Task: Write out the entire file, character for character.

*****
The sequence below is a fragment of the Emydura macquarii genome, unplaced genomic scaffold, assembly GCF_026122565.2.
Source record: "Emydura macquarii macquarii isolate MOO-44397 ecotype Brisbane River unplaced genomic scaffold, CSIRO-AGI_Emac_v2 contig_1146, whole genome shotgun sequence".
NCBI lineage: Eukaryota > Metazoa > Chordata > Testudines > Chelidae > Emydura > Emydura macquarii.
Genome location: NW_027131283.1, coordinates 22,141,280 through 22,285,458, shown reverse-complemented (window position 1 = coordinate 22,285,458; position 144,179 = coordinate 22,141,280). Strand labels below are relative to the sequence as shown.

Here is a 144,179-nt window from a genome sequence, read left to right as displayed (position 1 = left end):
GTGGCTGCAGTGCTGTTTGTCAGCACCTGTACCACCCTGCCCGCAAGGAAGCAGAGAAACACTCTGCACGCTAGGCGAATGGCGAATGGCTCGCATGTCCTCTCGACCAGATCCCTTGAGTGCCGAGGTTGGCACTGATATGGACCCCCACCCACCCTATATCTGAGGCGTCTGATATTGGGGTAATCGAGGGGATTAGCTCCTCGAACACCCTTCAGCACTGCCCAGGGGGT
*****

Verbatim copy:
The sequence below is a fragment of the Emydura macquarii genome, unplaced genomic scaffold, assembly GCF_026122565.2.
Source record: "Emydura macquarii macquarii isolate MOO-44397 ecotype Brisbane River unplaced genomic scaffold, CSIRO-AGI_Emac_v2 contig_1146, whole genome shotgun sequence".
NCBI lineage: Eukaryota > Metazoa > Chordata > Testudines > Chelidae > Emydura > Emydura macquarii.
Genome location: NW_027131283.1, coordinates 22,141,280 through 22,285,458, shown reverse-complemented (window position 1 = coordinate 22,285,458; position 144,179 = coordinate 22,141,280). Strand labels below are relative to the sequence as shown.

Here is a 144,179-nt window from a genome sequence, read left to right as displayed (position 1 = left end):
GTGGCTGCAGTGCTGTTTGTCAGCACCTGTACCACCCTGCCCGCAAGGAAGCAGAGAAACACTCTGCACGCTAGGCGAATGGCGAATGGCTCGCATGTCCTCTCGACCAGATCCCTTGAGTGCCGAGGTTGGCACTGATATGGACCCCCACCCACCCTATATCTGAGGCGTCTGATATTGGGGTAATCGAGGGGATTAGCTCCTCGAACACCCTTCAGCACTGCCCAGGGGGT